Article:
Archives – January, 2015
From: Delta Farm Press
The Mid-South Extension entomologists who work in cotton, corn and soybeans have been conducting extensive tests to determine how long neonicotinoid seed treatments persist in those crops.
The persistence of those insecticides – thiamethoxam, clothianidin and imidacloprid – has become an important issue in the debate over the declines in honey bee populations. Environmental activists have asked EPA to cancel the registrations of those products in those crops.
But the entomologists’ studies show the insecticides in the neonicotinoid seed treatments generally drop to extremely low levels by the time honey bees would normally be foraging in those plants.
January 30, 2015
Editor’s Note: CRE’s Data Quality Alert on the EPA study is available here. A Data Quality Alert is a mechanism for informing an agency of the deficiencies in a report which provides a basis for filing a Data Quality petition seeking correction of the agency’s data.
From: Delta Farm Press
EPA’s Biological and Economic Analysis Division issued a report last Oct. 22 that said neonicotinoid seed treatments provided zero benefits when applied to soybean seed.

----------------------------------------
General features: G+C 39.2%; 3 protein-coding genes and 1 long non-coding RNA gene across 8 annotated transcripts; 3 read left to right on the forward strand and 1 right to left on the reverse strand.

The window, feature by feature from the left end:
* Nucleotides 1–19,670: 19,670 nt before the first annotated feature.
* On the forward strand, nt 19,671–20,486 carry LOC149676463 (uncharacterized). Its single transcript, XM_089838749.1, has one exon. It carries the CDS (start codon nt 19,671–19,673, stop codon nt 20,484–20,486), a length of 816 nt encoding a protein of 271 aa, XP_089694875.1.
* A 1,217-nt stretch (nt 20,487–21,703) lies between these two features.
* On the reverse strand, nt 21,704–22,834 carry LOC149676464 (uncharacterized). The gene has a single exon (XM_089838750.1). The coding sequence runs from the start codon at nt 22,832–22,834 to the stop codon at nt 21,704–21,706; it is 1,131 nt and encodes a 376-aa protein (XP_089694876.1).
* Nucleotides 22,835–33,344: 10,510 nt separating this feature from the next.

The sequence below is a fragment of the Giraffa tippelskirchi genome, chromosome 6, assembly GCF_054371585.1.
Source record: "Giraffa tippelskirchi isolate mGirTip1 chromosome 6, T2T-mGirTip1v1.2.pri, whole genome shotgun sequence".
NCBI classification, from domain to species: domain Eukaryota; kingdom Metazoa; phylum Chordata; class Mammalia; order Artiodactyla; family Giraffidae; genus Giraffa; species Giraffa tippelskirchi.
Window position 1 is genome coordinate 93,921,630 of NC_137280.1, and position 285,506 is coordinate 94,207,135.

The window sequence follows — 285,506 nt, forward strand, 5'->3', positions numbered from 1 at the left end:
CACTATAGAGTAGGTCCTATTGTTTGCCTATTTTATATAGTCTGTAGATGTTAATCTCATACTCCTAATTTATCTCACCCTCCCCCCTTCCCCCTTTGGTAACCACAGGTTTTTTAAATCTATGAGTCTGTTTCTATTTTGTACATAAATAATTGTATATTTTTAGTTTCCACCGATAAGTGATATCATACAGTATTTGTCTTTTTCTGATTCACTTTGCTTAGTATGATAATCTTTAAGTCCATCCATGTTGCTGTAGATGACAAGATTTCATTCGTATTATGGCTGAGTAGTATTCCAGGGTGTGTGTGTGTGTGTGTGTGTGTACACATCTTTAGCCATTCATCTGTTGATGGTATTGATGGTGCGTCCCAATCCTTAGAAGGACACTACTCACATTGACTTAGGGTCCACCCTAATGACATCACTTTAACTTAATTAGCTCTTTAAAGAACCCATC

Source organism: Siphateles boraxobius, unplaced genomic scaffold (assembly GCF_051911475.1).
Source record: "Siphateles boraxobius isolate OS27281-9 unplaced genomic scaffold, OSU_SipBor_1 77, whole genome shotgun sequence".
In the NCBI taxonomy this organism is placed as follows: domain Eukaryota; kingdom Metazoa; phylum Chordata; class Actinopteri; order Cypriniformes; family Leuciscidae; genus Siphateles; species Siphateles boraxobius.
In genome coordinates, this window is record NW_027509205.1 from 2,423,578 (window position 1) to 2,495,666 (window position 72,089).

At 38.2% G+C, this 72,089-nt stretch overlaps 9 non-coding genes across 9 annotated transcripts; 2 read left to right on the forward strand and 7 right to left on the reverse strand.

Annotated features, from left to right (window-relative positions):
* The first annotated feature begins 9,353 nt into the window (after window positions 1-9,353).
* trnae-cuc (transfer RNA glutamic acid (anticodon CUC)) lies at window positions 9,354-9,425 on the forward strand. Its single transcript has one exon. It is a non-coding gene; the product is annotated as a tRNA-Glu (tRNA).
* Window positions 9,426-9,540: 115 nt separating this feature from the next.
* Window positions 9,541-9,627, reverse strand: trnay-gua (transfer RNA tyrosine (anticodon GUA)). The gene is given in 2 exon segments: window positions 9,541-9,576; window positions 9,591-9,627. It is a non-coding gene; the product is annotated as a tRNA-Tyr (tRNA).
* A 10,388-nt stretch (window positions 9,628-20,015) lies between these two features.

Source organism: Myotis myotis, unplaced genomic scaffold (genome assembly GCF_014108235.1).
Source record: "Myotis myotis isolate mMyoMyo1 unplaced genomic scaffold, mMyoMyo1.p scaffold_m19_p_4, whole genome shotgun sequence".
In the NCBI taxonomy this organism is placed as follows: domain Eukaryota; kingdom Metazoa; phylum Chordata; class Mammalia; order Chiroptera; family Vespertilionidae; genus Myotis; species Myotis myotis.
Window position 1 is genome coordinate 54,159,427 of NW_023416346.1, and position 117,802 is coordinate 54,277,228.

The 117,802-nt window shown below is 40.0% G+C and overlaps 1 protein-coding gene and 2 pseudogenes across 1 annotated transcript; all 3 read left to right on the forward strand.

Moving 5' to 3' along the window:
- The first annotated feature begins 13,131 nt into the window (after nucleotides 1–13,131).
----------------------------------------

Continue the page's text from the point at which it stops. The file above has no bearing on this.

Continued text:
January 28, 2015
By Chris Bennett | Farm Journal, Technology and Issues Editor
Honeybee demise defies simple explanations
In 15 years, agriculture will have 1 billion more people on the planet to feed. When advocacy groups charge after a single class of chemicals—neonicotinoids—and claim elimination will solve pollinator collapse, they ignore the fact 134 different chemicals have been identified in a single honeybee colony. The European Union restricted neonicotinoid use for two years beginning in December 2013, and some environmental organizations want the U.S. to follow suit.
“Without neonicotinoids, we’d see corn prices about 25¢ per bushel higher,” he adds. “Also, a lot of land would move from non-crop use into crop production. Higher prices and lower yields equates to more land brought into production. It would be a gain of 350,000 to 400,000 acres—a big chunk of it coming from CRP.”
January 25, 2015
From: Inside EPA’s Risk Policy Report